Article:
When Mt. Gox went bankrupt in 2014, it was the world’s largest Bitcoin exchange, holding 850,000 Bitcoins from thousands of users. Now, creditors might finally be able to get a portion of those riches back. One of Mt. Gox’s largest creditors, CoinLab, said an agreement with itself, Mt. Gox’s bankruptcy trustee and another group might allow creditors to recover as much as 90 percent of the remaining Bitcoins, according to Bloomberg.
The agreement would allow investors to either cut their losses and take early payment, or wait for the litigation to finish and possibly recover more. If they agree to early payment, however, they could have to wait for some time to receive their coins. Up to 90 percent of the remaining Bitcoin could be offered upon, but the plan still needs to be approved before any of that can happen.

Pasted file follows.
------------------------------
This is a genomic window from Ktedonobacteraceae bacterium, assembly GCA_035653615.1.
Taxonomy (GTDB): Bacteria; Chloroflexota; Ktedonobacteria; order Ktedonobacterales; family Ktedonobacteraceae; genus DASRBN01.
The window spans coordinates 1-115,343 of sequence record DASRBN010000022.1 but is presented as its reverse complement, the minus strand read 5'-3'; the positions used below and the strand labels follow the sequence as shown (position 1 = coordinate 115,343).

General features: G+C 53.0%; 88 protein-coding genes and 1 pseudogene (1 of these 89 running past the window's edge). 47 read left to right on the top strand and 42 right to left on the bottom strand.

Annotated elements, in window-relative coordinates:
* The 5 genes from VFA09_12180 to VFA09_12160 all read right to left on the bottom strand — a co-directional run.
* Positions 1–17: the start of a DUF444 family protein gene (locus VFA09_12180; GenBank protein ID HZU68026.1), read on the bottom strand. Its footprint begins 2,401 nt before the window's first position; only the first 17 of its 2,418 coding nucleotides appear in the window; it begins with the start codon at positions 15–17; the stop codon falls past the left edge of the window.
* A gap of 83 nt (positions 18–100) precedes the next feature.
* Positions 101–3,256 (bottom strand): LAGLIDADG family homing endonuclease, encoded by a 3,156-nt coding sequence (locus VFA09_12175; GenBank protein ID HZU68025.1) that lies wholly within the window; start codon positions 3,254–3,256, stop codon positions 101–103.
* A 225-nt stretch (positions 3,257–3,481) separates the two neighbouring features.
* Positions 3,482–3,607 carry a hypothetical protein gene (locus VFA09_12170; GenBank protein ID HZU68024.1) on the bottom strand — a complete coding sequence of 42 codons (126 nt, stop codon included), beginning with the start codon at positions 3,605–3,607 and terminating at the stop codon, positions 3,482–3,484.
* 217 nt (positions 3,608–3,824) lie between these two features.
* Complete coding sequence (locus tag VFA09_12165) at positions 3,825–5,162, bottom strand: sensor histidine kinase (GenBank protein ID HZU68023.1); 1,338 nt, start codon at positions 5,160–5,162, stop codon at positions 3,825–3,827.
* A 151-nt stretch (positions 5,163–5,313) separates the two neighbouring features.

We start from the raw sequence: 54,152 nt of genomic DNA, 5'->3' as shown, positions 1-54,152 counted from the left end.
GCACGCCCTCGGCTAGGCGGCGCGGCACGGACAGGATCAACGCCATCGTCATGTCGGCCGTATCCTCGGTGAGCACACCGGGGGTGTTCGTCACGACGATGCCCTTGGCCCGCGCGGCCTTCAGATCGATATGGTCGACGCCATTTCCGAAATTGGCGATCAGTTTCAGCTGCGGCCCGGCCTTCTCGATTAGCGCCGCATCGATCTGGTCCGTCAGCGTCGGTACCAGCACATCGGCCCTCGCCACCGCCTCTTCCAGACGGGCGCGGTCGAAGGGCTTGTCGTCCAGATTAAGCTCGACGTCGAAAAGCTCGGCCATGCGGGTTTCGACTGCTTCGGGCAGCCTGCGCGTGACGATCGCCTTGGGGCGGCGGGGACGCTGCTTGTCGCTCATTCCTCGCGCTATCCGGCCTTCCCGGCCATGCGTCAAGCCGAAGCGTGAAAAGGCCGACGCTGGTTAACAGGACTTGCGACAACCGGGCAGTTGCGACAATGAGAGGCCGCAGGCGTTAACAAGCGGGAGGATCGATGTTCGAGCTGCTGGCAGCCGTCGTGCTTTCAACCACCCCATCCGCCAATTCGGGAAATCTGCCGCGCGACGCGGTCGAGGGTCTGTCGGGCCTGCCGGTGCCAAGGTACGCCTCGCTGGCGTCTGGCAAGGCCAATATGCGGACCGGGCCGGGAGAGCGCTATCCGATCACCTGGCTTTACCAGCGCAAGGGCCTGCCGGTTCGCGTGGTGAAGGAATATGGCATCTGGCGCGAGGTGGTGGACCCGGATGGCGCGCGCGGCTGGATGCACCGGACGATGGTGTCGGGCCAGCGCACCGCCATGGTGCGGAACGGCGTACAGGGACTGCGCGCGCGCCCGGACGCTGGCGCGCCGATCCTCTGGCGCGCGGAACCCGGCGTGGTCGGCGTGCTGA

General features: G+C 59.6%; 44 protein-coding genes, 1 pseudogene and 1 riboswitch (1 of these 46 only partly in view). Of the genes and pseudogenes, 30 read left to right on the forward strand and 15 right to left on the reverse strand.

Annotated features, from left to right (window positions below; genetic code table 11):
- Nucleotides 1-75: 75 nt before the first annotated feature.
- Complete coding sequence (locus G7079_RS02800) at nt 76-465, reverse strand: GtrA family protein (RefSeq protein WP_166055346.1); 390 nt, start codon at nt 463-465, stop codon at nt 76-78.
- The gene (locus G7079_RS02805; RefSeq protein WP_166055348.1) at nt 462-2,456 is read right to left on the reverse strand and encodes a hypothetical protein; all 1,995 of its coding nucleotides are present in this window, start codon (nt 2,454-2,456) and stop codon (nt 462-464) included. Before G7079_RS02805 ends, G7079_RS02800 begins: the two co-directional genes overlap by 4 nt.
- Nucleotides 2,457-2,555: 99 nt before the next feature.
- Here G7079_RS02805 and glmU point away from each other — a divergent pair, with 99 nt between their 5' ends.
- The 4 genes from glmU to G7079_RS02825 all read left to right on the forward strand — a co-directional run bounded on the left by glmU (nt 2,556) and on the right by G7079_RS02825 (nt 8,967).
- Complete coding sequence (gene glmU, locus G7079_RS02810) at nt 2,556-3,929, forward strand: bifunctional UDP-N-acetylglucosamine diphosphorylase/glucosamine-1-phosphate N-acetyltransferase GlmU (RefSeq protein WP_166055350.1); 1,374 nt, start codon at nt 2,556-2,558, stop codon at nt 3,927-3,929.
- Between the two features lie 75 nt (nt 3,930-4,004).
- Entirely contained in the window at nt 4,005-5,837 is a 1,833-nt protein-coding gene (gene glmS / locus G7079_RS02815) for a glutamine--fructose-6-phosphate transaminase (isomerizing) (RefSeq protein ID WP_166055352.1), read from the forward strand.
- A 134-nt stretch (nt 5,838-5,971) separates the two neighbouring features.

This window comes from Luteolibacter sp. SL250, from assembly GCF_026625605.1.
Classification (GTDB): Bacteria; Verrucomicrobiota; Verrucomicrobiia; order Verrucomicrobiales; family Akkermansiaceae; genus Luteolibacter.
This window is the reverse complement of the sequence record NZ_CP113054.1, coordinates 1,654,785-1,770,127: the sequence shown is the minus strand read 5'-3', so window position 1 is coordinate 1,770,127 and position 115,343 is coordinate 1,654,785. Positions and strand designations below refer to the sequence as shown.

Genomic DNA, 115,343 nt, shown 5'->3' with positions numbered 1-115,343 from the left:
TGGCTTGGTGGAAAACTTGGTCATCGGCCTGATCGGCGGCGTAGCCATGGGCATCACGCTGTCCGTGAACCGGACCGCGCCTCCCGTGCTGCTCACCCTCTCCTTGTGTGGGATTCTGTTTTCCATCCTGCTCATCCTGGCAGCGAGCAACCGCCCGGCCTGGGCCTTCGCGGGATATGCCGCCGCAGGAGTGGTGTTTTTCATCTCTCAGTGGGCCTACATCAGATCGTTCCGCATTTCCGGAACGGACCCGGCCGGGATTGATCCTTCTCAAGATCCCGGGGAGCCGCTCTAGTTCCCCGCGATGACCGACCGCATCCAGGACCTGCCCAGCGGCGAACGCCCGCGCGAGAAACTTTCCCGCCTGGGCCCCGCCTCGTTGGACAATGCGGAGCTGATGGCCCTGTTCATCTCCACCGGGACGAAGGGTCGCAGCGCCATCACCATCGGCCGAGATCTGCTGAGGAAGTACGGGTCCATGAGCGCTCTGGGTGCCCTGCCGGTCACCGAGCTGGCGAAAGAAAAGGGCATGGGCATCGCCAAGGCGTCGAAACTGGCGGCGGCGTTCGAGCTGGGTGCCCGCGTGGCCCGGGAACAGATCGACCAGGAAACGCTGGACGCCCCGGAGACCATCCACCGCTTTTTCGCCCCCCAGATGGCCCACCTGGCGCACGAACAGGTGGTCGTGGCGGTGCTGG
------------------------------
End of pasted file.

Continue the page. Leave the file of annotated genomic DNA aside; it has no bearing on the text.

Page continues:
Some of the digital coins have been recovered since the exchange went bust, but much of it is still lost. For each Bitcoin that has a bankruptcy claim on it, the estate only has 0.23 coin to disburse. On the positive side, Bitcoin traded at $489 when Mt. Gox went bankrupt, and is currently trading around $37,000 as of this writing — about 75 times higher. That means if you had 100 bitcoins worth $48,900 in 2014, you could now have 23 worth about $850,000.
Mt. Gox litigation has dragged on in part because of a $16 billion claim by CoinLab that observers have called “the elephant in the room.” However, the new agreement could allow smaller investors to recover their funds. Back in 2019, former Mt. Gox CEO Mark Karpeles was found not guilty of embezzlement related to the bankruptcy, but was convicted of records tampering and received a 2.5-year suspended sentence.